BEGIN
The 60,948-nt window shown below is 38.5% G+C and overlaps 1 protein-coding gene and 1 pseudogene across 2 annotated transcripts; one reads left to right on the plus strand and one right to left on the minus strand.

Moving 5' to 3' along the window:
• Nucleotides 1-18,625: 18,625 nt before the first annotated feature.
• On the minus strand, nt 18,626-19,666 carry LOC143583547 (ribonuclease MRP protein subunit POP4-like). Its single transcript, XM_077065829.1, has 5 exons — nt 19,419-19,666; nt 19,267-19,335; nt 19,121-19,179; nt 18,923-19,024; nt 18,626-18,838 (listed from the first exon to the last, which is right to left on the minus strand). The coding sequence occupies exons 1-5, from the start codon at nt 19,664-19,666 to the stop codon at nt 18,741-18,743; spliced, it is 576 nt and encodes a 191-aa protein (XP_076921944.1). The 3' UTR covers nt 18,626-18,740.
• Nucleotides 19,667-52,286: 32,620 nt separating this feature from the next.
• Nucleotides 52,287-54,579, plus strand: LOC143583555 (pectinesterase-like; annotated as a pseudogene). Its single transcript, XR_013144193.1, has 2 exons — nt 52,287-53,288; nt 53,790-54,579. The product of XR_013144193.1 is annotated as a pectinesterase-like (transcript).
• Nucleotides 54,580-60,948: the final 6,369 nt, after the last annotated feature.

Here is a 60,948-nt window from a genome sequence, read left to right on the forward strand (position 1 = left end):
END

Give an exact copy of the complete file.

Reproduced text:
The 60,948-nt window shown below is 38.5% G+C and overlaps 1 protein-coding gene and 1 pseudogene across 2 annotated transcripts; one reads left to right on the plus strand and one right to left on the minus strand.

Moving 5' to 3' along the window:
• Nucleotides 1-18,625: 18,625 nt before the first annotated feature.
• On the minus strand, nt 18,626-19,666 carry LOC143583547 (ribonuclease MRP protein subunit POP4-like). Its single transcript, XM_077065829.1, has 5 exons — nt 19,419-19,666; nt 19,267-19,335; nt 19,121-19,179; nt 18,923-19,024; nt 18,626-18,838 (listed from the first exon to the last, which is right to left on the minus strand). The coding sequence occupies exons 1-5, from the start codon at nt 19,664-19,666 to the stop codon at nt 18,741-18,743; spliced, it is 576 nt and encodes a 191-aa protein (XP_076921944.1). The 3' UTR covers nt 18,626-18,740.
• Nucleotides 19,667-52,286: 32,620 nt separating this feature from the next.
• Nucleotides 52,287-54,579, plus strand: LOC143583555 (pectinesterase-like; annotated as a pseudogene). Its single transcript, XR_013144193.1, has 2 exons — nt 52,287-53,288; nt 53,790-54,579. The product of XR_013144193.1 is annotated as a pectinesterase-like (transcript).
• Nucleotides 54,580-60,948: the final 6,369 nt, after the last annotated feature.

Here is a 60,948-nt window from a genome sequence, read left to right on the forward strand (position 1 = left end):